Iraqi/Czech-born author Michelle Nouri has a fiery voice that speaks of adolescent oblivion, the constraints of Arabic culture, Czechoslovakian communism and her personal struggle at the junction of East and West. The Girl From Baghdad is a personal confession of a tortured past. It is a novel that recounts a blissful childhood in Baghdad, where Nouri’s biggest dilemma was what to pack for the next family holiday and whether flirtations with Saddam Hussein’s son Uday meant that she was his girlfriend. Yet her life later transforms into a heart-wrenching tale of abandonment, isolation and poverty in a bleak Prague winter.
As Nouri delivers first hand insights into the Iraq-Iran conflict, the novel is as much a compelling chronicle of private hardship as it is an informative inquest into the East’s recent history. The author dislocates static boundaries between socio-political chronicle and the memoir narrative to show how, for her, the two domains were inseparable.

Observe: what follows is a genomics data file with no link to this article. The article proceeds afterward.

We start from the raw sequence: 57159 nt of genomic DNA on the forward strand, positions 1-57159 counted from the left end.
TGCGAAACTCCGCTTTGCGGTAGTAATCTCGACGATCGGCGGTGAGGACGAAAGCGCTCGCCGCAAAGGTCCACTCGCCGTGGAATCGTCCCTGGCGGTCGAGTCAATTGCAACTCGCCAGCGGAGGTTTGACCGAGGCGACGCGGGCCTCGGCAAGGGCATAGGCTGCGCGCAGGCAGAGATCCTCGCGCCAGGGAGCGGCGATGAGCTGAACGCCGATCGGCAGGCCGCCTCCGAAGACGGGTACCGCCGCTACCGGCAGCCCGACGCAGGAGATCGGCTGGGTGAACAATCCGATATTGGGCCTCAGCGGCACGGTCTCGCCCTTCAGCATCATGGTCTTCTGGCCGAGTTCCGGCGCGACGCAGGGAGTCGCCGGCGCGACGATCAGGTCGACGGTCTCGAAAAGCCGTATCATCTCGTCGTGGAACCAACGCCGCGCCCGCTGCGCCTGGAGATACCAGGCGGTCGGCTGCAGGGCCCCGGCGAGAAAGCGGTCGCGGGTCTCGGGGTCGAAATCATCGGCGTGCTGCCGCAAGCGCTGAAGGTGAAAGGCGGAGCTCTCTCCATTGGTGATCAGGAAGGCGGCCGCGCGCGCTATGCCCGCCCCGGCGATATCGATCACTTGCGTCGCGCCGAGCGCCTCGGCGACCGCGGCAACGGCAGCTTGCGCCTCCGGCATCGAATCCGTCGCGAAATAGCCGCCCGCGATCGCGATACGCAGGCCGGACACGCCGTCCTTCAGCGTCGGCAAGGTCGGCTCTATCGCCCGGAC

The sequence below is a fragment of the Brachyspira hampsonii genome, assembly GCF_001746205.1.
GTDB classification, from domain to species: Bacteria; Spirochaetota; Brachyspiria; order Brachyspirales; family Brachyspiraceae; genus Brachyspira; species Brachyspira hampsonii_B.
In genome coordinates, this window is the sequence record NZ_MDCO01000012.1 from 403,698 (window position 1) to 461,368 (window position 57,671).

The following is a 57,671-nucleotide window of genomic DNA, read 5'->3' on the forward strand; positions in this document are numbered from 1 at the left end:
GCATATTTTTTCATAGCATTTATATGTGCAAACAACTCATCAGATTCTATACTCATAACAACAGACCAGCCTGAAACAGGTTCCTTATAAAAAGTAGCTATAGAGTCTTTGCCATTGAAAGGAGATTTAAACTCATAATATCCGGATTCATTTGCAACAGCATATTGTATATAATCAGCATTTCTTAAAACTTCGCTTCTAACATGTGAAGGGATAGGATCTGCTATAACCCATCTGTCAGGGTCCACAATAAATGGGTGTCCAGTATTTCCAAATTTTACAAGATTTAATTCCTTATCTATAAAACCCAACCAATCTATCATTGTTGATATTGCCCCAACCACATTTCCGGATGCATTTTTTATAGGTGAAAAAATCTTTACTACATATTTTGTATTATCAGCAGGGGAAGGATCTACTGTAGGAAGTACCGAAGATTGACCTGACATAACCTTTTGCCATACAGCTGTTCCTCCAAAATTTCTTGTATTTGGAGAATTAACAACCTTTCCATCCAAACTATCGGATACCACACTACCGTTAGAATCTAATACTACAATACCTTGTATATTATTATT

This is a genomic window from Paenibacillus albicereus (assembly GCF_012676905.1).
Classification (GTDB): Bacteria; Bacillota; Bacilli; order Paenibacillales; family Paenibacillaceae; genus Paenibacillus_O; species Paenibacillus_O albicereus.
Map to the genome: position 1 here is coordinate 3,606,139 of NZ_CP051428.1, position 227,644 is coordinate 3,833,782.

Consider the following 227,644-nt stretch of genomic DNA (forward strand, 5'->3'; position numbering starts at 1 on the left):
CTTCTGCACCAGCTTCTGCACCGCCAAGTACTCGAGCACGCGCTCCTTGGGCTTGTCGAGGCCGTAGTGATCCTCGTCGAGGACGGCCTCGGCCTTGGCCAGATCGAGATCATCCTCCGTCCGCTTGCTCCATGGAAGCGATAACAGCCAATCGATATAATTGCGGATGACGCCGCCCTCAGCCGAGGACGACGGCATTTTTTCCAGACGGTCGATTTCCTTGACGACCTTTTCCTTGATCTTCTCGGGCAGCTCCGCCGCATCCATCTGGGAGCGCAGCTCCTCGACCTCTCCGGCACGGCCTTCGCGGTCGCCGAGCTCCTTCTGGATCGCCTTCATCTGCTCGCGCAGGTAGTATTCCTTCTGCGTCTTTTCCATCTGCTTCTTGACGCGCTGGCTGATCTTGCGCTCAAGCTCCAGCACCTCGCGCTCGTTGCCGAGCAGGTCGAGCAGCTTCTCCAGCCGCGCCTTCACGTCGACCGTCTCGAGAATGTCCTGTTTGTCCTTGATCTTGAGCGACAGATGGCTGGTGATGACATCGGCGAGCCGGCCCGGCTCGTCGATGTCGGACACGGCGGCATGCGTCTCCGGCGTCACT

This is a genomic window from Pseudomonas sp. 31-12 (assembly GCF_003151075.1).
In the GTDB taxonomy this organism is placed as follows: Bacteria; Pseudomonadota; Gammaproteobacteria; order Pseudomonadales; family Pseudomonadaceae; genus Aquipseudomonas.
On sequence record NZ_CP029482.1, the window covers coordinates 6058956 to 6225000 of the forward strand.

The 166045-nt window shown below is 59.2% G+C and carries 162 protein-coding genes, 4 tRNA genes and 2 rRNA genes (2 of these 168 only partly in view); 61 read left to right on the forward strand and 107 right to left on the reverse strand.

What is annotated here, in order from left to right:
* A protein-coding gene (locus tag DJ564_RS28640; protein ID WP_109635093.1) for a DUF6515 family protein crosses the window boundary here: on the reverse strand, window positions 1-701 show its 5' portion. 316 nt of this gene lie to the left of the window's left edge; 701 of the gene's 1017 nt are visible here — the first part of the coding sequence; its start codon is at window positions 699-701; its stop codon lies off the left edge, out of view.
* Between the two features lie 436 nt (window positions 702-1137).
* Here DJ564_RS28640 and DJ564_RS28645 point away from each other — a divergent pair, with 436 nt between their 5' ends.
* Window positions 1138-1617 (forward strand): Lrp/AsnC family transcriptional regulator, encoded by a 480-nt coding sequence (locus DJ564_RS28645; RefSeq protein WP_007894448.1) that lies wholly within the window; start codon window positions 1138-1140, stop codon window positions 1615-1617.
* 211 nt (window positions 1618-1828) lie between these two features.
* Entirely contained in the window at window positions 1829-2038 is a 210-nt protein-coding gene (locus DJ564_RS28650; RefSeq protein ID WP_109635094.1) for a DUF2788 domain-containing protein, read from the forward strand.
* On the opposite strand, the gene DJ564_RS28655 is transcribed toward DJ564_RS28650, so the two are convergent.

The Girl From Baghdad is a solid first novel. From striking imagery of war-torn Iraq to scenes of bloody domestic violence, Nouri’s emotional aptitude leaves the reader feeling truly touched by her story.